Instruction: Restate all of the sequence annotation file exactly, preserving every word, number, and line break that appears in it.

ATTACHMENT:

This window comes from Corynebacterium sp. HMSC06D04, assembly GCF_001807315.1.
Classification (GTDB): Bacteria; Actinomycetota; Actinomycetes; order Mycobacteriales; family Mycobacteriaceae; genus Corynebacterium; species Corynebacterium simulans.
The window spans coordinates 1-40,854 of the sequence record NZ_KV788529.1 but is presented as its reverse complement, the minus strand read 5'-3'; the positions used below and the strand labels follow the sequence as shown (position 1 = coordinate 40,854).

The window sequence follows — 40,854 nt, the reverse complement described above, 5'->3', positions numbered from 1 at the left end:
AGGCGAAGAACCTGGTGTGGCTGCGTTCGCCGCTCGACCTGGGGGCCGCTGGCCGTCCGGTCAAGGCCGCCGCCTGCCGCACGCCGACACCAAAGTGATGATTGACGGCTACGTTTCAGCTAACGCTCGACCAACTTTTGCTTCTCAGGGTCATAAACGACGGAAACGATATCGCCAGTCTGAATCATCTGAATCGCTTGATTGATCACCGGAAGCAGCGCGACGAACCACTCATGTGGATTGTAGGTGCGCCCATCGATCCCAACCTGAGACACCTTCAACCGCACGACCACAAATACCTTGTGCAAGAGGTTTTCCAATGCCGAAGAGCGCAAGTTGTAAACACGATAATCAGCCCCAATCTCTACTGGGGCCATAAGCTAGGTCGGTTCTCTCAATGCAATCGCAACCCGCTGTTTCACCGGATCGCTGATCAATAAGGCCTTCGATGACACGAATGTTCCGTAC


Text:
This window comes from Corynebacterium sp. HMSC06D04, assembly GCF_001807315.1.
Classification (GTDB): Bacteria; Actinomycetota; Actinomycetes; order Mycobacteriales; family Mycobacteriaceae; genus Corynebacterium; species Corynebacterium simulans.
The window spans coordinates 1-40,854 of the sequence record NZ_KV788529.1 but is presented as its reverse complement, the minus strand read 5'-3'; the positions used below and the strand labels follow the sequence as shown (position 1 = coordinate 40,854).

The window sequence follows — 40,854 nt, the reverse complement described above, 5'->3', positions numbered from 1 at the left end:
AGGCGAAGAACCTGGTGTGGCTGCGTTCGCCGCTCGACCTGGGGGCCGCTGGCCGTCCGGTCAAGGCCGCCGCCTGCCGCACGCCGACACCAAAGTGATGATTGACGGCTACGTTTCAGCTAACGCTCGACCAACTTTTGCTTCTCAGGGTCATAAACGACGGAAACGATATCGCCAGTCTGAATCATCTGAATCGCTTGATTGATCACCGGAAGCAGCGCGACGAACCACTCATGTGGATTGTAGGTGCGCCCATCGATCCCAACCTGAGACACCTTCAACCGCACGACCACAAATACCTTGTGCAAGAGGTTTTCCAATGCCGAAGAGCGCAAGTTGTAAACACGATAATCAGCCCCAATCTCTACTGGGGCCATAAGCTAGGTCGGTTCTCTCAATGCAATCGCAACCCGCTGTTTCACCGGATCGCTGATCAATAAGGCCTTCGATGACACGAATGTTCCGTAC